For all the good it did. Almost 1,700 people were murdered in New York City the year Death Wish came out, and the rate didn't start to drop until halfway through the Clinton administration. In fact, it got worse: By the time Brian Bosworth washed out of play as an NFL linebacker and confessed steroid user in 1989, the national violent crime rate had gone up 50 percent from Bronson's exploitation heyday. All those Paul Kerseys and Travis Bickles hadn't saved us, nor had the remorseless rogue cops like Harry Callahan and Martin Riggs--that is to say, cops with vigilante attitudes. Still, these law enforcers who'd been pushed too far at least offered a soupçon of cover for our worst impulses, ensuring their commercial success throughout the '80s. They were our anointed protectors, after all, so if the proletariat agreed with their methods, how could those methods be wrong?
Bosworth's star vehicle Stone Cold is less a film than a construct in which veteran screenwriter Walter Doniger, in his seventies the year it was released, puts audience-tested Lethal Weapon concepts through a blender. The blender is literal: Stone Cold bestows a passel of tics on Bosworth's Joe Huff by having him whip up a breakfast shake of OJ, Snickers bars, raw eggs, potato chips, and Tabasco and then (I think) feed it to his pet monitor lizard. A Gulf Coast cop on suspension for mutter mutter something something who cares--he's on the edge, man. Huff first puts down some Central Casting hoods in a grocery store hold-up, then gets recruited by the FBI to infiltrate a biker gang under what appears to be the leakiest false identity ever crafted for a federal sting operation. "You wanna fuck with the living, you gotta learn to fuck with the dead," is among the more cogent badassisms muttered by the all-white, apparently all-male Brotherhood's leader, Chains (Lance Henriksen, slumming but never slipping). His gang/cult is cognitive dissonance on Harleys, embracing Nazi and Confederate iconography and fêting its dead with Viking funerals, without ever committing an act or uttering a word that could be viewed as intrinsically racist.
They couldn't have a more agreeable foe in Huff, a.k.a. "John Stone," who proves absolutely awful at preventing every domestic terrorism scheme he was deployed to foil. The vile sexism of Stone Cold, like the left-field idiosyncrasies of its protagonist, is another '80s hangover, an iteration of the strip-club scene from Beverly Hills Cop turned up to eleven. Chains's main squeeze, Nancy (Arabella Holzbog), is the only woman with a speaking part, and she gets belittled, passed around, pushed around, joylessly smooched, and, finally, executed. Dated even as it arrived by Bosworth's feathered two-tone mullet and composer Sylvester Levay's scorching soft-metal guitar, Stone Cold tries to bed down among superior action films by cribbing the end of Die Hard wholesale. That's not to say its ridiculous action scenarios aren't worth watching: Director Craig R. Baxley helms this with as much blow-'em-up competence as he did 1988's Action Jackson, albeit with less heart. Bosworth, despite having the pigeon walk of a man with no cartilage left in his knees, succeeds as a monolithic blank slate. He's impassive enough, resolute enough, concerned-looking enough to be a reasonable audience surrogate in this affair. Yet the film is a lesser echo of its forebears, coming too late with a tin ear for the times. Where Paul Kersey may arguably have prevented future crimes by rooting out their perpetrators, Joe Huff fails to protect basically the entire Mississippi judicial system from a hail of lead. For both men, the law proves symbolically vulnerable and perishable, justifying more violence in its name.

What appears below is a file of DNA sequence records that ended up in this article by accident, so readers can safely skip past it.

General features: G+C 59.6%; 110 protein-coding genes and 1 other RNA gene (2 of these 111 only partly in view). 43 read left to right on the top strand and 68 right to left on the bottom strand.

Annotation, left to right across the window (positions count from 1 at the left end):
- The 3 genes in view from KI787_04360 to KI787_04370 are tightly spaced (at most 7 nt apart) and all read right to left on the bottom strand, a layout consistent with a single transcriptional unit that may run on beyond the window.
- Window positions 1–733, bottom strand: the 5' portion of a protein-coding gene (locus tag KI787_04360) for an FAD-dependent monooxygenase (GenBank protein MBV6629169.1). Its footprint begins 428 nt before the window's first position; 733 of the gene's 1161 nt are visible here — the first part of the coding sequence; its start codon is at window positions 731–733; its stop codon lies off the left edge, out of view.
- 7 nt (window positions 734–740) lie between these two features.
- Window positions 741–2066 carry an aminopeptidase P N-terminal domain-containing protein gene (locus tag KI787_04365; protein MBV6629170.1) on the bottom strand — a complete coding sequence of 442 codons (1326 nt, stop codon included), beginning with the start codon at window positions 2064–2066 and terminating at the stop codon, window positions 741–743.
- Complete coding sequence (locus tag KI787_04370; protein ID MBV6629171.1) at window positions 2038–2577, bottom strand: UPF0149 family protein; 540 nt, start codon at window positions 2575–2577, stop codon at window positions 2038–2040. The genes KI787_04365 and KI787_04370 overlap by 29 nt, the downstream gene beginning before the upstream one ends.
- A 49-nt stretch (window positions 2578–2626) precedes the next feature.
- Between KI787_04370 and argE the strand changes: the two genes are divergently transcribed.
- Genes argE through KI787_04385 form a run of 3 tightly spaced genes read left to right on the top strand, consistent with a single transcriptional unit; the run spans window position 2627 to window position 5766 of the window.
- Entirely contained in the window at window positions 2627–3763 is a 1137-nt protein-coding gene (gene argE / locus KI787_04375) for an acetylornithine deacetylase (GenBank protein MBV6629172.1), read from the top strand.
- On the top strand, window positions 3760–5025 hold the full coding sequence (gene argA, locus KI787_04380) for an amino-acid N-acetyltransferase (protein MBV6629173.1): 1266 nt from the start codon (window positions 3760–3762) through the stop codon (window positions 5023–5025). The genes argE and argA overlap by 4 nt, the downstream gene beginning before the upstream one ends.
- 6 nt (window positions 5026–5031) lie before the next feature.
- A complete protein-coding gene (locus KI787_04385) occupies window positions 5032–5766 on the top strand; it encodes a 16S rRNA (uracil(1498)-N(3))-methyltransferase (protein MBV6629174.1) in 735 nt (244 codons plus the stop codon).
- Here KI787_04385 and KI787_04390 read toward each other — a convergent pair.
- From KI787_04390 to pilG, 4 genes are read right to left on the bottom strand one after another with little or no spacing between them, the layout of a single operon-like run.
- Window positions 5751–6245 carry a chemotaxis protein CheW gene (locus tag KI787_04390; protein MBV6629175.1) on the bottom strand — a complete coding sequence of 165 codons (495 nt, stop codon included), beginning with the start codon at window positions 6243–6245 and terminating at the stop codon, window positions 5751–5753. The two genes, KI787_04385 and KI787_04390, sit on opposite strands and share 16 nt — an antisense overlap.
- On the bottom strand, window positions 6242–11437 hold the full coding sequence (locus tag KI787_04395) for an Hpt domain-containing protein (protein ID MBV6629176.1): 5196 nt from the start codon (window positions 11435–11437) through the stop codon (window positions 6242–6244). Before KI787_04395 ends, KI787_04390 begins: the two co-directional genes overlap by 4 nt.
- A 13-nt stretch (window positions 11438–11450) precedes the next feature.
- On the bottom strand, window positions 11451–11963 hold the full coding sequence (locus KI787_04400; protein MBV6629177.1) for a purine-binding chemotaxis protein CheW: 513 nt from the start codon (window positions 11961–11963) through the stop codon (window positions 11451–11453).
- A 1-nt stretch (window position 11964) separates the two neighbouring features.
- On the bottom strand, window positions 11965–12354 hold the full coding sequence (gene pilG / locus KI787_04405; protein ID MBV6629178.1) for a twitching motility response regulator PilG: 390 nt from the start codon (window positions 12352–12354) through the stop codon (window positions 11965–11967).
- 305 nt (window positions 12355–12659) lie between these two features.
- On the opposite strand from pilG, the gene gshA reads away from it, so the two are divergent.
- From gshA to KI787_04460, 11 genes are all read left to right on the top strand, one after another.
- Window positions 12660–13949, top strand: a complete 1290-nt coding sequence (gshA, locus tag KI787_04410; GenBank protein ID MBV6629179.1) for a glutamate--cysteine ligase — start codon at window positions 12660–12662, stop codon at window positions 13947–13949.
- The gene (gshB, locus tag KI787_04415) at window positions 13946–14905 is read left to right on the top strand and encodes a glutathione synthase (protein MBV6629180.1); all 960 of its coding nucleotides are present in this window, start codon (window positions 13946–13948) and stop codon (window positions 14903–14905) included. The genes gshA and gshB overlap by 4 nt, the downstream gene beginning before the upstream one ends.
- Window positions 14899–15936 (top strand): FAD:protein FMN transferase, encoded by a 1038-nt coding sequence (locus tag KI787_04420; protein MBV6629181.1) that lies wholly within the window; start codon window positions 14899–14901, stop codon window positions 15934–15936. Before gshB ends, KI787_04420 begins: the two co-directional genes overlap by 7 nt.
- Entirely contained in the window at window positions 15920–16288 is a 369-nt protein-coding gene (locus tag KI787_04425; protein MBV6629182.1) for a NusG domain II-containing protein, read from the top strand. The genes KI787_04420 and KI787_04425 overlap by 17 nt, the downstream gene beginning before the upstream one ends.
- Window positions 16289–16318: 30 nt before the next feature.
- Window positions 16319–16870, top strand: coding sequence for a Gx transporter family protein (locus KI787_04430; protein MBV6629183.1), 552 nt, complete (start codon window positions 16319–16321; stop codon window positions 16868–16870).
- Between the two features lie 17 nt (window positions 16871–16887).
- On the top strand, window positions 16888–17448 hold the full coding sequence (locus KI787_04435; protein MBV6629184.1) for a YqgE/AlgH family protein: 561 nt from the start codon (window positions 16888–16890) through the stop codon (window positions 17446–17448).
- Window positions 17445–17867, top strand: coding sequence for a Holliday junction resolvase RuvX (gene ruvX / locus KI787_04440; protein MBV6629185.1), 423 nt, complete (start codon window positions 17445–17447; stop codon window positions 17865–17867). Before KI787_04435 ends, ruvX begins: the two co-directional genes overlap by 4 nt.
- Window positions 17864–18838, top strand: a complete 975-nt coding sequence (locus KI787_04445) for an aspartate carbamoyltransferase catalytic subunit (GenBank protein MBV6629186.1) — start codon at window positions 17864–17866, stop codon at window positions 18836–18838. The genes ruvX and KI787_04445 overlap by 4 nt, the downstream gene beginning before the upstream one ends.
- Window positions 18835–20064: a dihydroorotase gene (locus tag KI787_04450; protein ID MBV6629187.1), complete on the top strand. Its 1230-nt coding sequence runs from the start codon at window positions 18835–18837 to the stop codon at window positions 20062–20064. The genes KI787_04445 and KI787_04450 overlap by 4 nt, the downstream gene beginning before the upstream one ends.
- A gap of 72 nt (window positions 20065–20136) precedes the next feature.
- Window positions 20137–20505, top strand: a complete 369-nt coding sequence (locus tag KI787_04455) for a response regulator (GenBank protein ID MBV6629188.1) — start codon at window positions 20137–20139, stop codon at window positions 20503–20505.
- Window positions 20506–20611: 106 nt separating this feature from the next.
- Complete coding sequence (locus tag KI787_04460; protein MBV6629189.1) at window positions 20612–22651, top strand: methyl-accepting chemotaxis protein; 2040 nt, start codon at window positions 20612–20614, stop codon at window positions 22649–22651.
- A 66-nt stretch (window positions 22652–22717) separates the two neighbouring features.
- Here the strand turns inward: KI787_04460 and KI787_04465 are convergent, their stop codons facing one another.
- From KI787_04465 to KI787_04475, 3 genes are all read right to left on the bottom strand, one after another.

THE BLU-RAY DISC - DEATH WISH
If Michael Winner served up exploitation, he did so with the help of pros. Cinematographer Arthur Ornitz (Charly, Serpico) lensed Death Wish well, whether in the travelogue Hawaii and Tucson scenes or in the grimness of Kersey confronting the city by night. The 1.78:1, 1080p Blu-ray issued by Warners commemorating the film's 40th anniversary retains the Paramount logo and pays due respect to all the environments and moods evoked by Ornitz's lighting. When Bronson turns to stand forth with the night at his back, the blacks behind him remain textured and free of crush. (These shots are as iconic as any broad-daylight western, in their way.) In its moderate but not unsightly grain and the muted daylight interiors, Death Wish looks like itself, if that makes sense--looks like it's an artifact of its period without seeming decayed. Winner late in his career said, "If you want art, don't mess about with movies. Buy a Picasso."
With that in mind I get a kick out of seeing Picasso's "Don Quixote" sketch on Kersey's apartment wall, visible here thanks to the widescreen ratio. It speaks to our antihero's quest/dilemma; also, my parents had the same print when I was young. Soundwise, Herbie Hancock's score is just a little too forefronted for my taste in the 2.0 DTS-HD Master Audio track. It's a masterful but exceptionally busy score, seldom letting the picture just be; too much of a good thing. Still, the mono mix as reproduced here lets dialogue, foley (like the many, many gunshots that punctuate the film's second half), and atmospherics breathe a bit--again, it sounds true to the experience of Death Wish as it must have been on release. For an anniversary edition, this is truly a no-frills platter, with only the original two-and-a-half minute theatrical trailer on board as an extra. Why don't trailers ever seem to get restored with the same care as the movies they advertise?
THE DVD - STONE COLD
Stone Cold's double-sided, single-layer DVD from MGM dates to 2007 and has yet to be superseded by a subsequent release. Though the edge enhancement can be a fearsome beast, image quality is adequate. Sound is DD 2.0 but stereo, putting it slightly ahead of the Death Wish audio but with nothing interesting to listen to. The disc's sole supplement is the movie again in 1.33:1 on the opposite side of the flipper. There, you'll discover the fullscreen and 1.85:1 anamorphic widescreen presentations are essentially the same picture, given different borders. Follow Jefferson Robbins on Twitter